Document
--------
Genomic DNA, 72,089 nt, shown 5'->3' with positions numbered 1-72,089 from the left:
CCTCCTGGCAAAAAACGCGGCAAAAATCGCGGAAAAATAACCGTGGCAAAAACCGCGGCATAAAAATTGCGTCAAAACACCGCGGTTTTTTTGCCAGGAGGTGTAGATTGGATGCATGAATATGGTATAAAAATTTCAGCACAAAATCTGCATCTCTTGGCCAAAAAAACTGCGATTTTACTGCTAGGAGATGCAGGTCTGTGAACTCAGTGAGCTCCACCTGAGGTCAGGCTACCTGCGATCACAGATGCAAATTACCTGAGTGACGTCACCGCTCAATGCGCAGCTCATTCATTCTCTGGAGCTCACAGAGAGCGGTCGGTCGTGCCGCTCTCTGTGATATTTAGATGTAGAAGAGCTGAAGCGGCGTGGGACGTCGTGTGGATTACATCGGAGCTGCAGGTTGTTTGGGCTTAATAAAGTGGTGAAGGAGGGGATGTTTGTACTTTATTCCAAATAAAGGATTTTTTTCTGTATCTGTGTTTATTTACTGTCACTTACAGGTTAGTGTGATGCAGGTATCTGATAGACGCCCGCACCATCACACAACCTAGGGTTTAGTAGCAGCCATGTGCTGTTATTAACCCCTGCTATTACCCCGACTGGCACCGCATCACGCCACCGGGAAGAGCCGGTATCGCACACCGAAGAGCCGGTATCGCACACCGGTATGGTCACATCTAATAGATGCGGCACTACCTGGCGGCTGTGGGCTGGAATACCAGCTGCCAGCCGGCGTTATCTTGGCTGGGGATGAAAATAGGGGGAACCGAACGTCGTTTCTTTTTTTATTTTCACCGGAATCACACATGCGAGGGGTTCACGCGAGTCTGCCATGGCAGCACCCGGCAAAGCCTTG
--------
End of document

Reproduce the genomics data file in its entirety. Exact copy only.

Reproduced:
Genomic DNA, 72,089 nt, shown 5'->3' with positions numbered 1-72,089 from the left:
CCTCCTGGCAAAAAACGCGGCAAAAATCGCGGAAAAATAACCGTGGCAAAAACCGCGGCATAAAAATTGCGTCAAAACACCGCGGTTTTTTTGCCAGGAGGTGTAGATTGGATGCATGAATATGGTATAAAAATTTCAGCACAAAATCTGCATCTCTTGGCCAAAAAAACTGCGATTTTACTGCTAGGAGATGCAGGTCTGTGAACTCAGTGAGCTCCACCTGAGGTCAGGCTACCTGCGATCACAGATGCAAATTACCTGAGTGACGTCACCGCTCAATGCGCAGCTCATTCATTCTCTGGAGCTCACAGAGAGCGGTCGGTCGTGCCGCTCTCTGTGATATTTAGATGTAGAAGAGCTGAAGCGGCGTGGGACGTCGTGTGGATTACATCGGAGCTGCAGGTTGTTTGGGCTTAATAAAGTGGTGAAGGAGGGGATGTTTGTACTTTATTCCAAATAAAGGATTTTTTTCTGTATCTGTGTTTATTTACTGTCACTTACAGGTTAGTGTGATGCAGGTATCTGATAGACGCCCGCACCATCACACAACCTAGGGTTTAGTAGCAGCCATGTGCTGTTATTAACCCCTGCTATTACCCCGACTGGCACCGCATCACGCCACCGGGAAGAGCCGGTATCGCACACCGAAGAGCCGGTATCGCACACCGGTATGGTCACATCTAATAGATGCGGCACTACCTGGCGGCTGTGGGCTGGAATACCAGCTGCCAGCCGGCGTTATCTTGGCTGGGGATGAAAATAGGGGGAACCGAACGTCGTTTCTTTTTTTATTTTCACCGGAATCACACATGCGAGGGGTTCACGCGAGTCTGCCATGGCAGCACCCGGCAAAGCCTTG